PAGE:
International Economics and International Politics

It is hard to imagine a world without International Political Economy because the mutual interaction of International Politics [ or international relations] and International Economics is today widely appreciated and the subject of much theoretical research and applied policy analysis. The political actions of nation-states clearly affect international trade and monetary flows, which in turn affect the environment in which nation-states make political choices and entrepreneurs, make economic choices. It seems impossible to consider important questions of International Politics or International Economics without taking these mutual influences and effects into account

Nation-states clearly affect international trade and monetary flows, which in turn affect the environment in which nation-states make political choices and businesses make economic decisions.

Yet scholars and policy-makers often think about International Economics without much attention to International Politics and vice versa.

Economists often assume away state interests while political scientists sometimes fail to look beyond the nation-state.

Two noteworthy Cold War era exceptions to this rule stand out: economist Charles Kindleberger’s work on hegemony and political scientist Kenneth Waltz’s attempt to integrate economics into politics in his path-breaking book  “Man, the State, and War”.

It has been predominantly considered by authors such as Benjamin Cohen (2008) that IPE emerged as a heterodox approach to international studies during the 1970s.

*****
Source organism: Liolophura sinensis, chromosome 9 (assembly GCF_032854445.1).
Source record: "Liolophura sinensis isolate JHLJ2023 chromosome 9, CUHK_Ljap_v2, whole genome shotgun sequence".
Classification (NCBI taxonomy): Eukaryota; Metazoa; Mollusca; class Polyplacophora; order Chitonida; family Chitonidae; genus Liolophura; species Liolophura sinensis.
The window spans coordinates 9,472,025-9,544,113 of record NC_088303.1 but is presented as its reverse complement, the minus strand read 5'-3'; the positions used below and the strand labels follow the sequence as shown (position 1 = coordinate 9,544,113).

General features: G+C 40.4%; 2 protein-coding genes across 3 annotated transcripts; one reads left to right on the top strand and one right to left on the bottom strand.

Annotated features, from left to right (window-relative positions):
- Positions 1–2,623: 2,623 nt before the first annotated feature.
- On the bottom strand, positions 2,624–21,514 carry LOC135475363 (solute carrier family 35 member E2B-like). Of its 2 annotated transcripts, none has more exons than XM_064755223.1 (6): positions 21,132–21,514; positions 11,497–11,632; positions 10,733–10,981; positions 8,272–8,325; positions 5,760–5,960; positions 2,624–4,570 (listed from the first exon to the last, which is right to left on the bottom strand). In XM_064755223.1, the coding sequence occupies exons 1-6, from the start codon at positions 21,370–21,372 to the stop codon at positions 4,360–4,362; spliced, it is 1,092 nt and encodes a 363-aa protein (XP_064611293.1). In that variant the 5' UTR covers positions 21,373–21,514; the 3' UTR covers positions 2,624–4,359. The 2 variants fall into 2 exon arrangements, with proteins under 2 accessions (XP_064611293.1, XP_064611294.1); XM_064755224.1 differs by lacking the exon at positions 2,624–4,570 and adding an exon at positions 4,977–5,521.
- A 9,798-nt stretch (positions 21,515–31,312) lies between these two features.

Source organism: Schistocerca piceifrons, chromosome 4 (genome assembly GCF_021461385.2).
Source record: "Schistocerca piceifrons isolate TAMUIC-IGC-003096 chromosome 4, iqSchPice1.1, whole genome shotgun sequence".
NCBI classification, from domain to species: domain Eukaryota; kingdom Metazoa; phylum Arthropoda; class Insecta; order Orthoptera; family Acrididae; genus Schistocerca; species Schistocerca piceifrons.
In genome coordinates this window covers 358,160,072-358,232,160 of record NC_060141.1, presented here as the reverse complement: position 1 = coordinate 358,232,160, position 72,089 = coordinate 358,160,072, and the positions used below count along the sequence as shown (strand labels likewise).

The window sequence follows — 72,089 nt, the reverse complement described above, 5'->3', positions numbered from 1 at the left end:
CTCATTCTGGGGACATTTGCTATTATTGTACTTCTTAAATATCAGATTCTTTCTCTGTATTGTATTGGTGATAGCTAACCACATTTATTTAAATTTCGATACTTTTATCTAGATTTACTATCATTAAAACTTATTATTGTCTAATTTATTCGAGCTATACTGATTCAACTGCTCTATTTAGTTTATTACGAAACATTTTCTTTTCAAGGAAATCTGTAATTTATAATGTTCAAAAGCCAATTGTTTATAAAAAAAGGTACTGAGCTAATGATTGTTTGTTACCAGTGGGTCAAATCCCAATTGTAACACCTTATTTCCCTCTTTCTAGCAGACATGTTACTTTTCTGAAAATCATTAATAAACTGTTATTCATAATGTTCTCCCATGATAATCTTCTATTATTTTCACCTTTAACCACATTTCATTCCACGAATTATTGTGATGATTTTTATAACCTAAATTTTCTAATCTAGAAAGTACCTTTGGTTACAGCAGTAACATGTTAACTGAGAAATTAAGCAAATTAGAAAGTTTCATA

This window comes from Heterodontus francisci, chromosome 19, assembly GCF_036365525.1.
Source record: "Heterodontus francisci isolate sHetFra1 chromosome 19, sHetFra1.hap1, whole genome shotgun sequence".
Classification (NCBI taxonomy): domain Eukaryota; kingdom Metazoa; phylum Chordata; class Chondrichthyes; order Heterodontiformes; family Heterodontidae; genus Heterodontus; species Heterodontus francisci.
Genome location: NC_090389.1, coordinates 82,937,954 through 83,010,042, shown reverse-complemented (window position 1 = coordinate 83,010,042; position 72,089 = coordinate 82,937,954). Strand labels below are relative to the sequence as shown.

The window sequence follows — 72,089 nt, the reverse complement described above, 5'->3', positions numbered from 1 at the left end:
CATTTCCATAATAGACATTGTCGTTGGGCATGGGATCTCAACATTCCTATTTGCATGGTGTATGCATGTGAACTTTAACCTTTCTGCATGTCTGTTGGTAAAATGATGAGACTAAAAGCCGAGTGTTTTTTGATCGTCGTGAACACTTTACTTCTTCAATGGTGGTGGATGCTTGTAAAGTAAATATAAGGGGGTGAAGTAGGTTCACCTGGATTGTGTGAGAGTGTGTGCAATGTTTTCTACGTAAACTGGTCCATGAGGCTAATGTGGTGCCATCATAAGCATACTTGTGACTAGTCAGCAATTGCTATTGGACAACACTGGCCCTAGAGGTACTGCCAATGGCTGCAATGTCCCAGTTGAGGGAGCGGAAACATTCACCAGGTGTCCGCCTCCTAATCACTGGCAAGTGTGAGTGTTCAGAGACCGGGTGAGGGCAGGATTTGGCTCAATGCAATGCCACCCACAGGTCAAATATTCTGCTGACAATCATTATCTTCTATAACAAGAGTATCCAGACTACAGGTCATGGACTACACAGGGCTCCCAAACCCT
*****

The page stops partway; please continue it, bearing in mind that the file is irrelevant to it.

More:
Dramatic events in the 1970s made plain how tightly international economics and politics were intertwined.

as the 1973 world oil crises and the breakdown of the Bretten woods monetary system were key events in IPE’s development as a field of study. . This alerted academics, particularly in the U.S., of the importance, contingency, and weakness of the economic foundations of the world order.

Moreover, subsequent events such as the Third World debt crisis, the fall of communist regimes, the rise of the Newly Industrialized Countries (NICS), the expansion of the European Union, and the financial crises in Mexico, Russia, and East Asia made showed that simple divisions between state and market, domestic and international, and politics and economics were no longer tenable. An increasingly complex world required a complex approach to analysis, which IPE provided.

IPE scholars such as Susan Strange asserted that earlier studies of international relations had placed excessive emphasis on law, politics and diplomatic history. Similarly, neoclassical economics was accused of abstraction and being ahistorical.

Drawing heavily on historical sociology and economic history, IPE proposed a fusion of economic and political analysis.

In this sense, both Marxist and liberal IPE scholars protested against the reliance of Western social science on the territorial state as a unit of analysis, and stressed the international  system.

Posted in Geopolitics